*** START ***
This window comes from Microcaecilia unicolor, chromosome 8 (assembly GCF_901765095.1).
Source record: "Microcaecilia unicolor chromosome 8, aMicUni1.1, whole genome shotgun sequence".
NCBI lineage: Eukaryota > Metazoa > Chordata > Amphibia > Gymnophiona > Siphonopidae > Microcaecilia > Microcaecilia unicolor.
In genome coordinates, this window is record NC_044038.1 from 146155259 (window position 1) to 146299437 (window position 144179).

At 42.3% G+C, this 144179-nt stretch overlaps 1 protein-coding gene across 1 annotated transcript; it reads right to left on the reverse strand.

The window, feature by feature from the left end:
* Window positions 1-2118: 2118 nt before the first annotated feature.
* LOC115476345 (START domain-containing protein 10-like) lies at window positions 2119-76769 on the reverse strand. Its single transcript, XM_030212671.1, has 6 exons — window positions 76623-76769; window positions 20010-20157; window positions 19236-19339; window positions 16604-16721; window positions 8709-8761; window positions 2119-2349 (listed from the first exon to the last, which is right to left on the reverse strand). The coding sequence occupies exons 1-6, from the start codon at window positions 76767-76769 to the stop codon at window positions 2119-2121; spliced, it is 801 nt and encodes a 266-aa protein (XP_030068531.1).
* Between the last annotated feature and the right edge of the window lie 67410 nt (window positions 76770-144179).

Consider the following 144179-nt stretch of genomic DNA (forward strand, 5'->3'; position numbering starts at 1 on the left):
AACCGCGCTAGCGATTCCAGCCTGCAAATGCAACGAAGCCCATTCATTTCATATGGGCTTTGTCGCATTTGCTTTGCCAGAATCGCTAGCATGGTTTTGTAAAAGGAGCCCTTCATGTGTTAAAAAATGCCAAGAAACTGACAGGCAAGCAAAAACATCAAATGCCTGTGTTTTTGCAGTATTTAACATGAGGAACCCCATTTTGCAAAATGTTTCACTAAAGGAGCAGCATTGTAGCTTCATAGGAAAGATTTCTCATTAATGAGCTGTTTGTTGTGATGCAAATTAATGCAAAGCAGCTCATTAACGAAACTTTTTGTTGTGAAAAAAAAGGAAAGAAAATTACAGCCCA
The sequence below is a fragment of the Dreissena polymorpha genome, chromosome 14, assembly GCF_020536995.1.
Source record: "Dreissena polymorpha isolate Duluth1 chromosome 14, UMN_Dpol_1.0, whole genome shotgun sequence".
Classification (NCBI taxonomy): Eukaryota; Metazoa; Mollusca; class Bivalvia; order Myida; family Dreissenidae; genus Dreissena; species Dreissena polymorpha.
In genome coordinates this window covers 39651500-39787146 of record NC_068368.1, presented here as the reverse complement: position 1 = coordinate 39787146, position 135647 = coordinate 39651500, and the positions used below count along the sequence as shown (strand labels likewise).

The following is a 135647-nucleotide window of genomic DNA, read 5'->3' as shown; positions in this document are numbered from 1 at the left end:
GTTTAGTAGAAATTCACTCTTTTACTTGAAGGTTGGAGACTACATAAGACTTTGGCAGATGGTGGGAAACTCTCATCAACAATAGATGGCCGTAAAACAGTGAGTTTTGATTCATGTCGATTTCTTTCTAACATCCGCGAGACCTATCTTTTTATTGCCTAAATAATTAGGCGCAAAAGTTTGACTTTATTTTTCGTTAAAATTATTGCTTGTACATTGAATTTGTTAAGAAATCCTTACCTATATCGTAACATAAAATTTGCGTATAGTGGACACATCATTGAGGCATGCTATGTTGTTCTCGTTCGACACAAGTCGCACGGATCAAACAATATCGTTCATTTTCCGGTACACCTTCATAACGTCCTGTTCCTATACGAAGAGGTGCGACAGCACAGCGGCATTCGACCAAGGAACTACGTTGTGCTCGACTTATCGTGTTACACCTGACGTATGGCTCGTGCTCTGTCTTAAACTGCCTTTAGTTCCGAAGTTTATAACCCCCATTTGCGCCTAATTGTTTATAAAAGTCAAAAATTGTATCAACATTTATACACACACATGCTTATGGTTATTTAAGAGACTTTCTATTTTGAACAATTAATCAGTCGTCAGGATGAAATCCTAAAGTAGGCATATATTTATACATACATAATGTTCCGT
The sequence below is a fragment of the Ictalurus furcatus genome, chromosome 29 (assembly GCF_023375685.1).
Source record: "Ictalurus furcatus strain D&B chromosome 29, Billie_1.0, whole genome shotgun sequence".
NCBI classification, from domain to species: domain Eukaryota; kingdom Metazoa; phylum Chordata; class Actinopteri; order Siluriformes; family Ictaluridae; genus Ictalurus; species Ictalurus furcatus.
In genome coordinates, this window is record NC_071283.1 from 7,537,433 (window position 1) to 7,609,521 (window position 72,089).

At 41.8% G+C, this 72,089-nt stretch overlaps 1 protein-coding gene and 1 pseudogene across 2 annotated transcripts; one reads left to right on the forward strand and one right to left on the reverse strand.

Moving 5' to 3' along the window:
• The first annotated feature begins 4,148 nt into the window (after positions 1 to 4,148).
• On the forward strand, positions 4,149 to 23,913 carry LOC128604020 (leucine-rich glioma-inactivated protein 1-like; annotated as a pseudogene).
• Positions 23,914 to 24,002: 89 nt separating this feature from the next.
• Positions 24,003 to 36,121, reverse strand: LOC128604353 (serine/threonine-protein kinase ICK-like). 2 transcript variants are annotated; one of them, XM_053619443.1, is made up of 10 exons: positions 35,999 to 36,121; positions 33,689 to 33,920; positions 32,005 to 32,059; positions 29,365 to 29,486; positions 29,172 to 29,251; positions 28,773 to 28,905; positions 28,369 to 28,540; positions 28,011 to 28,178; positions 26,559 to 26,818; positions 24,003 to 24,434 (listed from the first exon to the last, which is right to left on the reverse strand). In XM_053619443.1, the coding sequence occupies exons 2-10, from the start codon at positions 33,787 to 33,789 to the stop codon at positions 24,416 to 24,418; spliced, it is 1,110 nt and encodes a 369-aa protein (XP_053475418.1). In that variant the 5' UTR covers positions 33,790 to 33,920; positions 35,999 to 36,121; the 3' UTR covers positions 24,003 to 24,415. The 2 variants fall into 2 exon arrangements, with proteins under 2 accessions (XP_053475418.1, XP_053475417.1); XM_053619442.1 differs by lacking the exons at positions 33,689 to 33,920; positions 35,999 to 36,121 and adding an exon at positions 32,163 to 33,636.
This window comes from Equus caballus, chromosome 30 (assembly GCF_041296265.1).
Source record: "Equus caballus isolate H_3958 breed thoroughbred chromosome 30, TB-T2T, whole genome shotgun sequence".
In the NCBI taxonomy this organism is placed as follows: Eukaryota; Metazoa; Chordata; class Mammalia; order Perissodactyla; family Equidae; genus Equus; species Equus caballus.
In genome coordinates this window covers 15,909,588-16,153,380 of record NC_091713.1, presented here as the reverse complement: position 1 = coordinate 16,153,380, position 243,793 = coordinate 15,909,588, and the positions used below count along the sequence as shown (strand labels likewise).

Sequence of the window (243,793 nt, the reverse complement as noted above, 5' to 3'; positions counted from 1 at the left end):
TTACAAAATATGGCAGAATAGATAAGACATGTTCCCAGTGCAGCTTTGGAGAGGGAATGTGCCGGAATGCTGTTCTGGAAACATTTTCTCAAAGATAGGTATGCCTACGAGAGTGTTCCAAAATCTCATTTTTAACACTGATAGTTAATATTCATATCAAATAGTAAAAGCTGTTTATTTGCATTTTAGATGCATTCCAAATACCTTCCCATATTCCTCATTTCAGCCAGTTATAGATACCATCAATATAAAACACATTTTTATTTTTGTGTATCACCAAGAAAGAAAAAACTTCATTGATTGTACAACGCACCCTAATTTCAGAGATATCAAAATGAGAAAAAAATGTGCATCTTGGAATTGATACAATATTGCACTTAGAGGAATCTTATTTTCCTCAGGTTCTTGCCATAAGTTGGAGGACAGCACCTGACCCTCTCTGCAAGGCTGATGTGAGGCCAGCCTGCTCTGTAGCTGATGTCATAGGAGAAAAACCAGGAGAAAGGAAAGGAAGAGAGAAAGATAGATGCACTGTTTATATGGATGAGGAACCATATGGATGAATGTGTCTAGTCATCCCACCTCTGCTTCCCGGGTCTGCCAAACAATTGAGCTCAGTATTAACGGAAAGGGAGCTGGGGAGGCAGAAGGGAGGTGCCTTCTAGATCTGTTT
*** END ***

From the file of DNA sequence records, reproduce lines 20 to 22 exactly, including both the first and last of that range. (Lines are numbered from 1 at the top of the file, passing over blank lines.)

NCBI classification, from domain to species: domain Eukaryota; kingdom Metazoa; phylum Chordata; class Actinopteri; order Siluriformes; family Ictaluridae; genus Ictalurus; species Ictalurus furcatus.
In genome coordinates, this window is record NC_071283.1 from 7,537,433 (window position 1) to 7,609,521 (window position 72,089).

At 41.8% G+C, this 72,089-nt stretch overlaps 1 protein-coding gene and 1 pseudogene across 2 annotated transcripts; one reads left to right on the forward strand and one right to left on the reverse strand.